He has recently jump started a come back beginning the process of recording an album in January of 2003, accompanied by some of the greatest studio musicians in the world, titled Blind Sighted. Soon Richards will be presenting the CD to record labels.
“I guess you can capsulate my life from 4 ½ years old until now as being……There was a girl who wrote a great song back in the 60s which I recorded called ‘It’s an Uphill Climb to the Bottom.’ Sometimes I feel that no matter how much I climb I feel like I’ve been pushed back to the bottom rung of a step ladder.”
“I know that I have been given a gift. I know that I need to be heard. Maybe I’ll never be a Superstar but if I can make a positive difference in one life, then I will have succeeded. I continue to hear from many people what an impact I have had on them.”
“This time maybe something will happen. Maybe my book will come through and I’ll have the opportunity to appear on Regis or Oprah and share my story (No one can take my dreams away from me, right?) I do know that I’ll never stop doing my best.”
“What has been the most difficult thing about being blind? I’ve never seen my babies and I can’t go back and look at their photographs.”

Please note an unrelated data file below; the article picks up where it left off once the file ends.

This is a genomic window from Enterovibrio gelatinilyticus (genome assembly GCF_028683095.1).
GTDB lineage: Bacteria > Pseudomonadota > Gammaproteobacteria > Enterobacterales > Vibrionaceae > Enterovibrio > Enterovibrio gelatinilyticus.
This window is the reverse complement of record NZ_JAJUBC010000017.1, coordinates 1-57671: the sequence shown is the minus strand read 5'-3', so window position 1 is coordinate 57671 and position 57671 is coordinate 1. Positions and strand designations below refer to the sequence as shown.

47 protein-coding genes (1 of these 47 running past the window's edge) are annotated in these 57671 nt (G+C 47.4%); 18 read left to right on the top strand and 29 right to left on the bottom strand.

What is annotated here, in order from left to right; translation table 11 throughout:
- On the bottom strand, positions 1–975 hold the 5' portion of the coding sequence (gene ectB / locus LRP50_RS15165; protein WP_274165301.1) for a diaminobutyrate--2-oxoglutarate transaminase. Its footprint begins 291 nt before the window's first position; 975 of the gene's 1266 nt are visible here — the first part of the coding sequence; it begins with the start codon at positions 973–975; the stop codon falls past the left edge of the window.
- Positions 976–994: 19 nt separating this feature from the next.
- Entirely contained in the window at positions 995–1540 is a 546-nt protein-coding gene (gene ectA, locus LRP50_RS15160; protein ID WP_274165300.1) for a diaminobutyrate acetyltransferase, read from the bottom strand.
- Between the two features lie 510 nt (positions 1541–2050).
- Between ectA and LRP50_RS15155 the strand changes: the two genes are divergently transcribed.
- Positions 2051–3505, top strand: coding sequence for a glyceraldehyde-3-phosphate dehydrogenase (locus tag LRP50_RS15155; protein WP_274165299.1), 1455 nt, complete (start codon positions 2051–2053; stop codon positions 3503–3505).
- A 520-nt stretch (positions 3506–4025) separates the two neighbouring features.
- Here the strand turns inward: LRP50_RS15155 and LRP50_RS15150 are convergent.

“I have been asked what keeps me going and how I overcome so many obstacles. It’s very simple. My inner strength is drawn from my mother’s words of wisdom and her unconditional love. She used to say, “Richard, it’s a tough world and you have to be tougher than the toughest.”
“Blindness will never defeat me. It will never defeat me. I’m still singing, and I’m still singing, and I’m still singing. And I ain’t gonna stop.”
This author had the pleasure of joining Turley in Laguna Beach, CA. I watched his large muscular body tempt each 6-1/2 foot wave with his solid stance and a large grin on his face. He shared with me when he returned to the beach that he had beat the waves 12-2. Only 2 waves knocked him down.
If we could all attack life this way. Turley has “Turley” made a positive impact on me for a lifetime.
Turley’s vision is more insightful than any sighted person whom I have ever met and the title to his future book “Blind Sighted” perfectly reflects his amazing ability to see.